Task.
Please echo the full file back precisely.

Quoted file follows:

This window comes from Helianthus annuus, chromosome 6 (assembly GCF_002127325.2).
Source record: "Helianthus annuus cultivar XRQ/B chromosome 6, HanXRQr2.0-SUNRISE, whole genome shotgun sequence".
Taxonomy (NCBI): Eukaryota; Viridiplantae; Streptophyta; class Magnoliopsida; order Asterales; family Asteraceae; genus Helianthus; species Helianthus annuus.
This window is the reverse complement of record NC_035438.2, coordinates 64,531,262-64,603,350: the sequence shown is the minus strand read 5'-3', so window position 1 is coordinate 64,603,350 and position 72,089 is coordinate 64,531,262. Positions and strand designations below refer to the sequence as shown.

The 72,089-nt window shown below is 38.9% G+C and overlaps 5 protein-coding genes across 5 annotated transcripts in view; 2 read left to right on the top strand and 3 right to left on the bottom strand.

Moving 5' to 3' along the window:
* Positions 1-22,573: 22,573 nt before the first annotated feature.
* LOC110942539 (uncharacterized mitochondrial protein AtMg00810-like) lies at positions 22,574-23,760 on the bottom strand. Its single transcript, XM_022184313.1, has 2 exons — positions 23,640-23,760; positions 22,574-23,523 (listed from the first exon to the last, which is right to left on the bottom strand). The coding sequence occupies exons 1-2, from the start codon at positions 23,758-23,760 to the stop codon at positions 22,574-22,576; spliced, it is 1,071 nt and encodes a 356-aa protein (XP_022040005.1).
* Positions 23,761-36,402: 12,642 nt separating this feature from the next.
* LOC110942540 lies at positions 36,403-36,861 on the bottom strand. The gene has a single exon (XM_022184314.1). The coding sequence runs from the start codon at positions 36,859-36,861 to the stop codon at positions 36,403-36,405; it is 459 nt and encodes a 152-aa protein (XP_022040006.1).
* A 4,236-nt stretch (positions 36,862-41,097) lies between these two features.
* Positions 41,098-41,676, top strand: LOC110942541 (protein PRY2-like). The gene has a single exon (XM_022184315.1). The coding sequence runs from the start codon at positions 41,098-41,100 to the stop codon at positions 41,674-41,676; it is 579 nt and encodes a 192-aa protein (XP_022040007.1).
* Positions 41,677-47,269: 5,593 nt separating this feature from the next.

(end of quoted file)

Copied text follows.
This window comes from Helianthus annuus, chromosome 6 (assembly GCF_002127325.2).
Source record: "Helianthus annuus cultivar XRQ/B chromosome 6, HanXRQr2.0-SUNRISE, whole genome shotgun sequence".
Taxonomy (NCBI): Eukaryota; Viridiplantae; Streptophyta; class Magnoliopsida; order Asterales; family Asteraceae; genus Helianthus; species Helianthus annuus.
This window is the reverse complement of record NC_035438.2, coordinates 64,531,262-64,603,350: the sequence shown is the minus strand read 5'-3', so window position 1 is coordinate 64,603,350 and position 72,089 is coordinate 64,531,262. Positions and strand designations below refer to the sequence as shown.

The 72,089-nt window shown below is 38.9% G+C and overlaps 5 protein-coding genes across 5 annotated transcripts in view; 2 read left to right on the top strand and 3 right to left on the bottom strand.

Moving 5' to 3' along the window:
* Positions 1-22,573: 22,573 nt before the first annotated feature.
* LOC110942539 (uncharacterized mitochondrial protein AtMg00810-like) lies at positions 22,574-23,760 on the bottom strand. Its single transcript, XM_022184313.1, has 2 exons — positions 23,640-23,760; positions 22,574-23,523 (listed from the first exon to the last, which is right to left on the bottom strand). The coding sequence occupies exons 1-2, from the start codon at positions 23,758-23,760 to the stop codon at positions 22,574-22,576; spliced, it is 1,071 nt and encodes a 356-aa protein (XP_022040005.1).
* Positions 23,761-36,402: 12,642 nt separating this feature from the next.
* LOC110942540 lies at positions 36,403-36,861 on the bottom strand. The gene has a single exon (XM_022184314.1). The coding sequence runs from the start codon at positions 36,859-36,861 to the stop codon at positions 36,403-36,405; it is 459 nt and encodes a 152-aa protein (XP_022040006.1).
* A 4,236-nt stretch (positions 36,862-41,097) lies between these two features.
* Positions 41,098-41,676, top strand: LOC110942541 (protein PRY2-like). The gene has a single exon (XM_022184315.1). The coding sequence runs from the start codon at positions 41,098-41,100 to the stop codon at positions 41,674-41,676; it is 579 nt and encodes a 192-aa protein (XP_022040007.1).
* Positions 41,677-47,269: 5,593 nt separating this feature from the next.